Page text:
Weiss’s examples included state laws that may charge defendants “room and board” fees. And in 44 states, she said, courts may charge you for a public defender—even if you’re acquitted. In addition, Florida allows a 40 percent surcharge to be added on fines and fees by debt collectors. In a society in which 47 percent of people cannot cover a $400 emergency, Weiss said, additional court fees “can entrench people in poverty and trap them in the criminal justice system.”

Added to the class disparities are those based on race and ethnicity, she said. She pointed to data that show police stops of people of color are out of proportion to their numbers in the population. All of this, she said, “undermines the trust of citizens for police, who are supposed to serve them.”

Collateral consequences, legislative action

Nicole Austin-Hillary, of the Brennan Center for Justice, added that outcomes related to fines and fees and the convictions that ensue go beyond the financial. The “collateral consequences” include a denial of educational loans to return to school, an inability to get a driver’s license, and the denial of the right to vote. “And that’s where we have a voice on what our democracy looks like,” she said.

The audience applauded warmly when Austin-Hillary said, “The solutions are multifaceted. It’s not the responsibility of any one part of the justice system to fix this.”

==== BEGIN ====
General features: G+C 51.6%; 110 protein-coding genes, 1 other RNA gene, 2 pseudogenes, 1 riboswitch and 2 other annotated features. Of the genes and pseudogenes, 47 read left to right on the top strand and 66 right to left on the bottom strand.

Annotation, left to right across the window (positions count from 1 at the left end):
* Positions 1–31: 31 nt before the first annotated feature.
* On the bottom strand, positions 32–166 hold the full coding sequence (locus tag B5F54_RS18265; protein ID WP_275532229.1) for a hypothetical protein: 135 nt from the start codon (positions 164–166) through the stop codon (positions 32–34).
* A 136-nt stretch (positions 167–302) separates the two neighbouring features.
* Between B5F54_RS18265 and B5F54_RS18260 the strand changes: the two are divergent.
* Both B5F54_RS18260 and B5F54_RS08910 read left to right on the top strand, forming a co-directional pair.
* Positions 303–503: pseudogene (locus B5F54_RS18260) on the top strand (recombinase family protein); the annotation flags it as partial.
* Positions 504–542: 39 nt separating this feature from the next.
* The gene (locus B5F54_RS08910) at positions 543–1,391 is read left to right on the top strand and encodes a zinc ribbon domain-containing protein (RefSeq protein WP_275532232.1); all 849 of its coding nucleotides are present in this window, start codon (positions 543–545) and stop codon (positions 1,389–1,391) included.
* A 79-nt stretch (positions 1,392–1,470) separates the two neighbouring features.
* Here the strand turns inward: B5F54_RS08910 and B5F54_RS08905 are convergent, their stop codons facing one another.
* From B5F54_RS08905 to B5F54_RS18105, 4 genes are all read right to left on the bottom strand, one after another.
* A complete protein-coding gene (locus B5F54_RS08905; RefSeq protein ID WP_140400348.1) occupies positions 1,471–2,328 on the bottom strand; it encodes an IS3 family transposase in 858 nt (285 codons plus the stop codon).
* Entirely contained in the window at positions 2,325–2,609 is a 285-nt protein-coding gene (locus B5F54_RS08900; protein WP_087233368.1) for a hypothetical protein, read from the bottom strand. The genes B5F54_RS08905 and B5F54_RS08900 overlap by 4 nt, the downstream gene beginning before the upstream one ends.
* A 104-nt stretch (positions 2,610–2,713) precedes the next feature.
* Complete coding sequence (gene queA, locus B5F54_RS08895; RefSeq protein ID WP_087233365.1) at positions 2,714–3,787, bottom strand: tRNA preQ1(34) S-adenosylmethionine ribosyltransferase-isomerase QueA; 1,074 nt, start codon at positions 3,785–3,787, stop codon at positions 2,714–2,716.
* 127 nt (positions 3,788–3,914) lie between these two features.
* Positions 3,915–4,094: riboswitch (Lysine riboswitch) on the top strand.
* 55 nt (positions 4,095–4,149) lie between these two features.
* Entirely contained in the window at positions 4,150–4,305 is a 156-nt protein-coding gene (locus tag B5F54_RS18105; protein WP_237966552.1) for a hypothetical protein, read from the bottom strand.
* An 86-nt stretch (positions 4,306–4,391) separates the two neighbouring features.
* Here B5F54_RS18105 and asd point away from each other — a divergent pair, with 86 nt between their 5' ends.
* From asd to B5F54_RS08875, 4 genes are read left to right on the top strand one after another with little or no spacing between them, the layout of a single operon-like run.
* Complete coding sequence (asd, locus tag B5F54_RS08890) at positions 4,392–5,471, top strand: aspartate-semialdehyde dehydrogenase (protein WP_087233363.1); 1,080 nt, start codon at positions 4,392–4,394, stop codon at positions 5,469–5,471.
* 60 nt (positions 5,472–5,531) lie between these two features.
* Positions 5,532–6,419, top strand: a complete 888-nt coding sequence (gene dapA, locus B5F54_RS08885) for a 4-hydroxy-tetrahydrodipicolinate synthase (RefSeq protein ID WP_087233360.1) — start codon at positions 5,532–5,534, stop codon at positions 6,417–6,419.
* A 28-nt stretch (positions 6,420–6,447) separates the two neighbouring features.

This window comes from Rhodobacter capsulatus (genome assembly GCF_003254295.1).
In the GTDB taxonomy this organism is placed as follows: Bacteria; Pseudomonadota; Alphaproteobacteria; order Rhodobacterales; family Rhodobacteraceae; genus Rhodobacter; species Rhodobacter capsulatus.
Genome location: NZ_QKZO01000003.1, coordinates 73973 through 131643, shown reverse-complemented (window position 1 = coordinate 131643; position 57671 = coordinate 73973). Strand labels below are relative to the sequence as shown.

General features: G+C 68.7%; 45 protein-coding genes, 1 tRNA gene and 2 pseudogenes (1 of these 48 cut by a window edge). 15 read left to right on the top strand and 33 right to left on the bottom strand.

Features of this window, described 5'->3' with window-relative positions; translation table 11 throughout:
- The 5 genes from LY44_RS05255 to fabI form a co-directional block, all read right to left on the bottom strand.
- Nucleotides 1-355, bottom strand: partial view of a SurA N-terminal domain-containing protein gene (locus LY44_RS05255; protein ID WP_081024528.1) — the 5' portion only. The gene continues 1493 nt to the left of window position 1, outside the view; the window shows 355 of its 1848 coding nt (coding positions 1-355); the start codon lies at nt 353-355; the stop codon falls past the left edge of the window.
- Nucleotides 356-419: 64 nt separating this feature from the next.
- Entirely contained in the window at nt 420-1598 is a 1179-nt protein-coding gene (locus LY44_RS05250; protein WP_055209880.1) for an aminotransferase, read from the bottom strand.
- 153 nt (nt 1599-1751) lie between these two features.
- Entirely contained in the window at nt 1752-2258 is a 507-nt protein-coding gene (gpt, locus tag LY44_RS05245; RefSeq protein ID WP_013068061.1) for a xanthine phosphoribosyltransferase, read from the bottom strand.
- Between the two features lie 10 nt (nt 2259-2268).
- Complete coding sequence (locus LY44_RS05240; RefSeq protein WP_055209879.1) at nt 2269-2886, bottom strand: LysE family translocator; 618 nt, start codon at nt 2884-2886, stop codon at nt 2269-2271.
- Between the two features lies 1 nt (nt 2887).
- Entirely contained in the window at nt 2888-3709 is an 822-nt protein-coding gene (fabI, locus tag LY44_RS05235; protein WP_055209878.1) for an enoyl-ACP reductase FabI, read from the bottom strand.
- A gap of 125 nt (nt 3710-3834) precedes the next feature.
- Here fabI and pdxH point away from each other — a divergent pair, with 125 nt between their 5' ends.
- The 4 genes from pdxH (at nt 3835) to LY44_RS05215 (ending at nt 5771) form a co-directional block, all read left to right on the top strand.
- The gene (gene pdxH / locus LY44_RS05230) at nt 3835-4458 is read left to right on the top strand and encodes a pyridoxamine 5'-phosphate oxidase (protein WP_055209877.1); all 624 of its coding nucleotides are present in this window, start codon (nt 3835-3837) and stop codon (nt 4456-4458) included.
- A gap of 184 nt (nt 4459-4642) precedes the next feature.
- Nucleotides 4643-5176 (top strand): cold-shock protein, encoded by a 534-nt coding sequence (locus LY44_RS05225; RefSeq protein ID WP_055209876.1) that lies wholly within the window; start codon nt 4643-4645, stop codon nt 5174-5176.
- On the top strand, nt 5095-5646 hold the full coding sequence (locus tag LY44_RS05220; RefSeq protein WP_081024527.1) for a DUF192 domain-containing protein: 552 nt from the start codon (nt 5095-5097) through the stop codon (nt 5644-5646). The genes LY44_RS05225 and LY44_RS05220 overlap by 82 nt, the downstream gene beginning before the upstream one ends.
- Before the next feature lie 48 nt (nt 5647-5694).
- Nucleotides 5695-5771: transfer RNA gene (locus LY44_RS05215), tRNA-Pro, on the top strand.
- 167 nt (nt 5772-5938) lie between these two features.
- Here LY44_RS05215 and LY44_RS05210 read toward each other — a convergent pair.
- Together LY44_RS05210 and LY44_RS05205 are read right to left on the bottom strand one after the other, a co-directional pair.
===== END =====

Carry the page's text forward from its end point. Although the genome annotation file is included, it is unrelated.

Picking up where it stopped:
Setting her sights on Congress and state legislatures, she added, “The reason we are here on this issue is budgetary constraints. The courts use [fines and fees] to fund the work they have to do.” Acknowledging more could be done, Austin-Hillary said she was cheered by some recent legislative attempts to make a difference, including the End of Debtor’s Prison Act of 2016 (sponsored by U.S. Rep. Mark Takano); the Stop Debt Collection Abuse Act of 2017 (U.S. Senators Cory Booker and Mike Lee); and the Reverse Mass Incarceration Act of 2017 (U.S. Senators Cory Booker and Richard Blumenthal), which would provide incentives for local solutions.

Hilarie Bass, who became president of the ABA a few days after this program, reminded attendees about the ABA working group focused on building trust in the U.S. justice system. It is exploring how to enhance implicit bias programs and public education about criminal justice. Among those topics, Bass noted, “One of most important is the issue of fines and fees.”

“We cannot have faith in a fair system,” Bass said, “if it is one in which a fine can cost you your personal freedom.”

CNN’s Van Jones pushes panel beyond ‘happy talk’

The heart of the event opened with moderator Van Jones calling fines and fees “the big sleeper issue,” one that may escape the attention of many Americans even while it “bleeds communities dry.” To address the issue, he said, “a superstar panel” had been convened.

The CNN commentator and Yale-trained lawyer asked first: “Do we even need fines and fees? Could we run this whole system without them?”

Chief Justice Maureen O’Connor of the Ohio Supreme Court answered, “I don’t think that’s ever been determined. But it is inappropriate for courts to rely on those funds.”

She said that 25 percent of Ferguson’s municipal funding came from fines and fees. And when coffers ran low, the mayor and police chief collaborated to boost them.

“It’s constitutionally suspect that people should be burdened with that,” O’Connor said.